Bill Staines, whose 1984 live album, Bridges, was reissued by Red House Records in 1989 and who released a children's collection, The Happy Wanderer, on the Minnesota-based folk independent label earlier in 1993, here completes his transfer from Rounder Records' Philo label by releasing Going to the West, his next regular studio album, on Red House. He is credited for the collection's concept, which is encapsulated in the title, also a traditional song that leads it off. Between that rollicking tune, which recounts the singer's decision to journey, even in the face of his wife's opposition, and the closing track, a cover of Tim Hardin's "Black Sheep Boy" (in which the singer returns home from the West), Staines traces themes of travel, romantic displacement, and memory, mixing his own compositions, new and old, with those of others. His style is more suggestive than specific, his points often cloaked in nature imagery, such as in "'Neath the Moon and the Morning Star," a memory of lost love. In a warm, reassuring voice that recalls Burl Ives, but is more reserved, Staines celebrates a friendly greasy spoon ("Buffy's Quality Cafe"), shares with duet partner Melissa Javors a couple's devotion to their child ("Child of Mine"), apparently despite his wanderlust, and turns in an anthemic, if somewhat abstract, statement of encouragement in "Crossing the Water," which follows a re-recording of his '70s favorite "River." His style is always stately and deferential, and his lyrics usually couched in poetic turns of phrase, although "Distances and Miles" makes explicit the sense of missing love due to the demands of travel.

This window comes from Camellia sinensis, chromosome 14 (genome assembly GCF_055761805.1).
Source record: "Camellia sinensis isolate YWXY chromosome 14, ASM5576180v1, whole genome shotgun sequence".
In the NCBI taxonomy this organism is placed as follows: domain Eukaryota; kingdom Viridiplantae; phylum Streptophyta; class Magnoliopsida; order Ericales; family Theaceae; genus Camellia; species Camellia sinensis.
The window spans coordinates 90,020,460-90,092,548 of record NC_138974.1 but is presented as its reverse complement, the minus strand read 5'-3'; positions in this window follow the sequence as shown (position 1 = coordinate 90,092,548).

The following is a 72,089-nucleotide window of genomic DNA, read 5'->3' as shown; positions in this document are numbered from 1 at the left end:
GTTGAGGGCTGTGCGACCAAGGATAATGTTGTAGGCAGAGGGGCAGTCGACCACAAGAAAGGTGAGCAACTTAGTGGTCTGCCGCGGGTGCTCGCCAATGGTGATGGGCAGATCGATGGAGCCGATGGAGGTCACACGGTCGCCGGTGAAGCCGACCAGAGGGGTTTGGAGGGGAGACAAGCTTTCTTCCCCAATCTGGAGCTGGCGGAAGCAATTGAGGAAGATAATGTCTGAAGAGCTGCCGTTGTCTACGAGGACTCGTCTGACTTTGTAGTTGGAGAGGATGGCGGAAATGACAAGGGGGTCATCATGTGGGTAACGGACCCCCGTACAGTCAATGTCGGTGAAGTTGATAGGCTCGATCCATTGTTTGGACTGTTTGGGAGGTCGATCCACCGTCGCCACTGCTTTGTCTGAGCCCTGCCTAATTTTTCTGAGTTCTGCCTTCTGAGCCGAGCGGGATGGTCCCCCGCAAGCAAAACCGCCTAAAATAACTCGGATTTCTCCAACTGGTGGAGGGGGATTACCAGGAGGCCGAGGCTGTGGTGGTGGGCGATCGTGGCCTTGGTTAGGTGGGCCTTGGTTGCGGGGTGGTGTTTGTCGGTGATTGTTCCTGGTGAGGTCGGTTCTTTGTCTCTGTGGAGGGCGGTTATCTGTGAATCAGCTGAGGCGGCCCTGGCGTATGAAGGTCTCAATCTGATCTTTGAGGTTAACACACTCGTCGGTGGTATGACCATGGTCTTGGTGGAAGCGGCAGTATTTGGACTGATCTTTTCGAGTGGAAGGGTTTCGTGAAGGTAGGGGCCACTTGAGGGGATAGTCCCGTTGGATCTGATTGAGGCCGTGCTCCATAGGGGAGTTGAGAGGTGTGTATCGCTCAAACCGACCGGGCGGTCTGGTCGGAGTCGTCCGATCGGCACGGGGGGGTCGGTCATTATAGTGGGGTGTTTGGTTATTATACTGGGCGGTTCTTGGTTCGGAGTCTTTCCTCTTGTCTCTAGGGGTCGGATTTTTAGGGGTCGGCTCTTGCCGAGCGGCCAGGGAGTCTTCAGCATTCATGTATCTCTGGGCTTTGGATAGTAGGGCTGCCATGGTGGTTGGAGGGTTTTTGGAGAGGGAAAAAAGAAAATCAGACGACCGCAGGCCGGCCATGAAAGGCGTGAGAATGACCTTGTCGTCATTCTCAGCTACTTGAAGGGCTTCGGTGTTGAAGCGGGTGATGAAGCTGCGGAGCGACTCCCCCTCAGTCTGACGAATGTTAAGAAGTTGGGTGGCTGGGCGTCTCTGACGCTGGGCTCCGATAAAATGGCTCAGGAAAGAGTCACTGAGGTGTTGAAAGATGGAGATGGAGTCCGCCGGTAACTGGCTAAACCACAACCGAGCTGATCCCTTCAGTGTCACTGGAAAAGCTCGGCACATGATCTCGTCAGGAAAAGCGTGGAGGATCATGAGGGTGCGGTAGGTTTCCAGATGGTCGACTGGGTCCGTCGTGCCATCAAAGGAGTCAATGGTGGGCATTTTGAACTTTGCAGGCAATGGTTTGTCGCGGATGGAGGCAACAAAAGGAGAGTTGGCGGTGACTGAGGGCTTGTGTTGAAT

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AllMusic Review by William Ruhlmann